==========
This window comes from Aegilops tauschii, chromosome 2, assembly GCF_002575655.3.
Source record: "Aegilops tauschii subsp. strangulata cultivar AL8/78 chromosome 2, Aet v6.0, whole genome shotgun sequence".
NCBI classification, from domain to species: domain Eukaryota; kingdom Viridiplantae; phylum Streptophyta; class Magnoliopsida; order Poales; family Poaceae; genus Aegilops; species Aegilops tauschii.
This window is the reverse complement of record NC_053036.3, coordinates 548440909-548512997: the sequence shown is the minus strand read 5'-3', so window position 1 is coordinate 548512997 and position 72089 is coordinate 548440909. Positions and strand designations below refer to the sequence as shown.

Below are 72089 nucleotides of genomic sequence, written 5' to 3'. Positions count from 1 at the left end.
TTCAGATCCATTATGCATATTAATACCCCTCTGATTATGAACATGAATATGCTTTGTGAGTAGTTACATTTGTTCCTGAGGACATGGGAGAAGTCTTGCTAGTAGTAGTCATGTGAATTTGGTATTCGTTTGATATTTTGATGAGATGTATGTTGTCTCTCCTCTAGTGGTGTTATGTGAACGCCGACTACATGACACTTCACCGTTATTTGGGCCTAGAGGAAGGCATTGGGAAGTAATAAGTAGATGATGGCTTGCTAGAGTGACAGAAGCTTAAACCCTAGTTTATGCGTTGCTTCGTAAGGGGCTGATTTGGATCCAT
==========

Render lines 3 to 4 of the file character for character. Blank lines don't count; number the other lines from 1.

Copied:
NCBI classification, from domain to species: domain Eukaryota; kingdom Viridiplantae; phylum Streptophyta; class Magnoliopsida; order Poales; family Poaceae; genus Aegilops; species Aegilops tauschii.
This window is the reverse complement of record NC_053036.3, coordinates 548440909-548512997: the sequence shown is the minus strand read 5'-3', so window position 1 is coordinate 548512997 and position 72089 is coordinate 548440909. Positions and strand designations below refer to the sequence as shown.